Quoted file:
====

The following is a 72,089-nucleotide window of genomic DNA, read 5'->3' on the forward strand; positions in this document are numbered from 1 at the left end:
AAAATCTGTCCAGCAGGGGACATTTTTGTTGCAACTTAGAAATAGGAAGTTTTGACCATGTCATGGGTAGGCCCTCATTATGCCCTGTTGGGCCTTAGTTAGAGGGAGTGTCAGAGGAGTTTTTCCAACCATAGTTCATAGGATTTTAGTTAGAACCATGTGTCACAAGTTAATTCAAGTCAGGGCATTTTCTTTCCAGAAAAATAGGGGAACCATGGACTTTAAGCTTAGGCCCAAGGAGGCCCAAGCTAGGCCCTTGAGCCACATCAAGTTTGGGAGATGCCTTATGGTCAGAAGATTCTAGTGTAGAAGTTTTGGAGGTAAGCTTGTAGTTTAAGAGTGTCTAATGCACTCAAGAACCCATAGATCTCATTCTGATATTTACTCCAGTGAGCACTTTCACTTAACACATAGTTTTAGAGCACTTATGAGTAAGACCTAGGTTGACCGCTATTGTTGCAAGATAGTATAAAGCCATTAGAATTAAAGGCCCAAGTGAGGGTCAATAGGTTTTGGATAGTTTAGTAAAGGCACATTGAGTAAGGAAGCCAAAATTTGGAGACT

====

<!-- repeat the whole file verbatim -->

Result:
The following is a 72,089-nucleotide window of genomic DNA, read 5'->3' on the forward strand; positions in this document are numbered from 1 at the left end:
AAAATCTGTCCAGCAGGGGACATTTTTGTTGCAACTTAGAAATAGGAAGTTTTGACCATGTCATGGGTAGGCCCTCATTATGCCCTGTTGGGCCTTAGTTAGAGGGAGTGTCAGAGGAGTTTTTCCAACCATAGTTCATAGGATTTTAGTTAGAACCATGTGTCACAAGTTAATTCAAGTCAGGGCATTTTCTTTCCAGAAAAATAGGGGAACCATGGACTTTAAGCTTAGGCCCAAGGAGGCCCAAGCTAGGCCCTTGAGCCACATCAAGTTTGGGAGATGCCTTATGGTCAGAAGATTCTAGTGTAGAAGTTTTGGAGGTAAGCTTGTAGTTTAAGAGTGTCTAATGCACTCAAGAACCCATAGATCTCATTCTGATATTTACTCCAGTGAGCACTTTCACTTAACACATAGTTTTAGAGCACTTATGAGTAAGACCTAGGTTGACCGCTATTGTTGCAAGATAGTATAAAGCCATTAGAATTAAAGGCCCAAGTGAGGGTCAATAGGTTTTGGATAGTTTAGTAAAGGCACATTGAGTAAGGAAGCCAAAATTTGGAGACT